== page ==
Just before the turn of the twentieth century, immigrants from eastern and southern Europe who had settled in mining regions of Minnesota formed a subculture that combined elements of Old World traditions and American culture. Their unique pluralistic version of Americanism was expressed in Fourth of July celebrations rooted in European carnival traditions that included rough games, cross-dressing, and rowdiness.In
Nine Champions of the Rule of Law
Edited by Norman Gross
· Foreword by Karen J. Mathis
Throughout the history of the United States, the acts of a few have proved to be turning points in the way our legal system has treated the least of us. The nine individuals whose deeds are recounted have compelling stories, and though they remain unknown to the general public, their commitment to the rule of law has had a lasting impact on our nation.Noble Purposes brings their stories to life.
Democratic Reform in Africa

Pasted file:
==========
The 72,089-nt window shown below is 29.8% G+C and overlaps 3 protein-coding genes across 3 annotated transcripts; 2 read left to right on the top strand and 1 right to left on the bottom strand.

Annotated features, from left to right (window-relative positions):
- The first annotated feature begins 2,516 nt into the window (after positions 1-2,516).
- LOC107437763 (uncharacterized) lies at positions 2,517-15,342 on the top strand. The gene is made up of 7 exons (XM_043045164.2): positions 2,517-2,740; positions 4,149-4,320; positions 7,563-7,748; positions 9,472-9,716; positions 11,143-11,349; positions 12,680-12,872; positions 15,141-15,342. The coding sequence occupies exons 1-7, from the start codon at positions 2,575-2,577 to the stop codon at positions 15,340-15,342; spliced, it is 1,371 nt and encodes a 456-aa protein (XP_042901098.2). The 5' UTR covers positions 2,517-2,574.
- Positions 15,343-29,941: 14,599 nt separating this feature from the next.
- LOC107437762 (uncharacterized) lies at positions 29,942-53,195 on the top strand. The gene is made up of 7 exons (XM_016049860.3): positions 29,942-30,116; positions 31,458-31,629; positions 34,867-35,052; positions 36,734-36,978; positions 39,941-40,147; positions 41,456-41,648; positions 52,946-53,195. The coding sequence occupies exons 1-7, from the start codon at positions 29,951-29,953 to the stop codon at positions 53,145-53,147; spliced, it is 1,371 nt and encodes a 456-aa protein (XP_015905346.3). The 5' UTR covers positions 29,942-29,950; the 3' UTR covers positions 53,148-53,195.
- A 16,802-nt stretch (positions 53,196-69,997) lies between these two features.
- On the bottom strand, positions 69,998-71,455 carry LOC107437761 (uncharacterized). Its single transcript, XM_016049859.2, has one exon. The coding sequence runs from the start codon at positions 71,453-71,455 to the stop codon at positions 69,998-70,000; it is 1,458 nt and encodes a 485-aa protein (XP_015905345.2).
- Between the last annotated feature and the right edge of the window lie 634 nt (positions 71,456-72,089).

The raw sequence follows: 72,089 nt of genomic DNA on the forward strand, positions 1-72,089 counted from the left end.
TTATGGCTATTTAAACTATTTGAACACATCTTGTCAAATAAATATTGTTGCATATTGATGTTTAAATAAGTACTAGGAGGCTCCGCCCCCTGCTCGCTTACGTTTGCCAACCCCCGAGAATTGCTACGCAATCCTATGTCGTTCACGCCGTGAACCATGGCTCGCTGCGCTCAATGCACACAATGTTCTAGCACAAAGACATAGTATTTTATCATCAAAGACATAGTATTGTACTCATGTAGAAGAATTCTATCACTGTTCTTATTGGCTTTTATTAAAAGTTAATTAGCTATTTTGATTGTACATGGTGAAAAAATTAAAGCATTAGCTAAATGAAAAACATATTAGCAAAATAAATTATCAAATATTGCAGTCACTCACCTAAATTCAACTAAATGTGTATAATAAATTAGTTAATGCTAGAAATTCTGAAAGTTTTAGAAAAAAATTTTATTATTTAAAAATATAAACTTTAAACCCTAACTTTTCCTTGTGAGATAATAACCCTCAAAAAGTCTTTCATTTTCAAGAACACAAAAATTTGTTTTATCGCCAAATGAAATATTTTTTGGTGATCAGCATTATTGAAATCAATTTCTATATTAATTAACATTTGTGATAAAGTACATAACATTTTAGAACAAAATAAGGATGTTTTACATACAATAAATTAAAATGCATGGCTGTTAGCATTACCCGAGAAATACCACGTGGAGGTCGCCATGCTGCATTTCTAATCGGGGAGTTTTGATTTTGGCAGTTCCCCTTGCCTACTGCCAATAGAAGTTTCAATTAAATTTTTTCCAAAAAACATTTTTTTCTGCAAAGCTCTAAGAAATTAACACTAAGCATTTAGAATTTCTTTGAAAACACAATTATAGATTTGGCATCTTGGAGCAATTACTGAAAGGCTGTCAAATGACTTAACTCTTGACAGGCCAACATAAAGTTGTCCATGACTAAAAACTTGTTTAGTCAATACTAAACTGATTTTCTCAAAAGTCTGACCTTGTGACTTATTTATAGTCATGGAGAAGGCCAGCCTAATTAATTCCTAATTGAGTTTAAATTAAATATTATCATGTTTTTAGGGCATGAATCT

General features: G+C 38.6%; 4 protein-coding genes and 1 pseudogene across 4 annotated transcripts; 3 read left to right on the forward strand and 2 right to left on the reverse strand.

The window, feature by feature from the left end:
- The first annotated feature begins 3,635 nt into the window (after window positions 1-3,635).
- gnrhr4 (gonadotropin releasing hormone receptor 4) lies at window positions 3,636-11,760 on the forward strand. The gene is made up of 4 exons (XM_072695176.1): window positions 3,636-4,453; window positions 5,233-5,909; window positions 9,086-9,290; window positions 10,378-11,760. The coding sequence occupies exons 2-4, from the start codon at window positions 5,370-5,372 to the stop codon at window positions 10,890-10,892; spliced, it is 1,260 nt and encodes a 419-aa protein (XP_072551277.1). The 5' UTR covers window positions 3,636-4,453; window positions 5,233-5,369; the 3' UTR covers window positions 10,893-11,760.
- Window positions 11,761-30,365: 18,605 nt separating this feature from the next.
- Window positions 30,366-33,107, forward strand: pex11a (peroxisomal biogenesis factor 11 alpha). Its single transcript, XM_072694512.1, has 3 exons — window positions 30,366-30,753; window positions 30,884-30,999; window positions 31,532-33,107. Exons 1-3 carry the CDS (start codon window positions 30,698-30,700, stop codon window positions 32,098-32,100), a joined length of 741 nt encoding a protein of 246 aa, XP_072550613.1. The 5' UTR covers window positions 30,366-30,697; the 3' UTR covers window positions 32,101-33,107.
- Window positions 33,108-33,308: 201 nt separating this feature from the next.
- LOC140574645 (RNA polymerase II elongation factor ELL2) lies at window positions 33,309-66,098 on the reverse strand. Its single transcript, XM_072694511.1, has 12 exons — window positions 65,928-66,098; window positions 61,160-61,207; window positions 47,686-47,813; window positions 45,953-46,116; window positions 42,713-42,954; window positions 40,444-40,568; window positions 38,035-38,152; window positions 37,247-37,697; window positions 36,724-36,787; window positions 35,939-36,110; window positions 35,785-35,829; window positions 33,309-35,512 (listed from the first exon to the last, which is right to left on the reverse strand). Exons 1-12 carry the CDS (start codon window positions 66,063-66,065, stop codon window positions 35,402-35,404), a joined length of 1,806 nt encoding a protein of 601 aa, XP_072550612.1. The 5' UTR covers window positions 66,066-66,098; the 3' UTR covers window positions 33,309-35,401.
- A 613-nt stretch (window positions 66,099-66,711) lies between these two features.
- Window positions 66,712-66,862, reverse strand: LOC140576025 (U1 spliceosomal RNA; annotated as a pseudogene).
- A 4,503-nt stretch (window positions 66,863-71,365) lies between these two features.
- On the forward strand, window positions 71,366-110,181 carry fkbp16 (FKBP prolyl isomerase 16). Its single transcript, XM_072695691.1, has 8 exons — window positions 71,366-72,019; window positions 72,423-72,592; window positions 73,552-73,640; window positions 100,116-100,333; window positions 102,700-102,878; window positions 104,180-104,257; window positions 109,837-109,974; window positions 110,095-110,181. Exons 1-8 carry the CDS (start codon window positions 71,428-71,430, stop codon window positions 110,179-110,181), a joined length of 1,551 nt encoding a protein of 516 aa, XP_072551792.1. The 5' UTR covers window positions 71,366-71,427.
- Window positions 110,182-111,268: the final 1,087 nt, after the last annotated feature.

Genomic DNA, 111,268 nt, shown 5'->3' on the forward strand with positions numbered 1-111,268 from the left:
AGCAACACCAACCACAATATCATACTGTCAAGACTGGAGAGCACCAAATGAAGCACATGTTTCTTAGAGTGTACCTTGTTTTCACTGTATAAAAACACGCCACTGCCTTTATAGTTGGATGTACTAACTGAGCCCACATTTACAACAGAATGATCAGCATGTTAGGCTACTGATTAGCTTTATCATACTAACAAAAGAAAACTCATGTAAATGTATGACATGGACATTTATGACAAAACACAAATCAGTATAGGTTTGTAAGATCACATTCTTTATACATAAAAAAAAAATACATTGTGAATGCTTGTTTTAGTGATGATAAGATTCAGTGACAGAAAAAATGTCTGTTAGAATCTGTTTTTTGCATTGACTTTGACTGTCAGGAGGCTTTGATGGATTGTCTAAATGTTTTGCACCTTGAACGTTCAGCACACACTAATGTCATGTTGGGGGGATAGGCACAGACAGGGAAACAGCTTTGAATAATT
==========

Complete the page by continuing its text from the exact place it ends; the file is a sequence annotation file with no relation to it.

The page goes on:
Its Impact on Governance and Poverty Alleviation
Edited by Muna Ndulo
Democratic reform in Africa has been slow, difficult, and at times painful. Nevertheless, sufficient time has passed for those interested in political and economic development to assess what progress, if any, Africa has made in addressing the need for the consolidation of democratic reform and the resolution of considerable developmental challenges. Economic aid and other forms of financial assistance are progressively conditioned on good governance.
The Civil War in Documents
Edited by Christine Dee
In 1860, Ohio was among the most influential states in the nation. As the third-most-populous state and the largest in the middle west, it embraced those elements that were in concert-but also at odds-in American society during the Civil War era. Ohio’s War uses documents from that vibrant and tumultuous time to reveal how Ohio’s soldiers and civilians experienced the Civil War.
Sorcery and Sovereignty
Taxation, Power, and Rebellion in South Africa, 1880–1963
By Sean Redding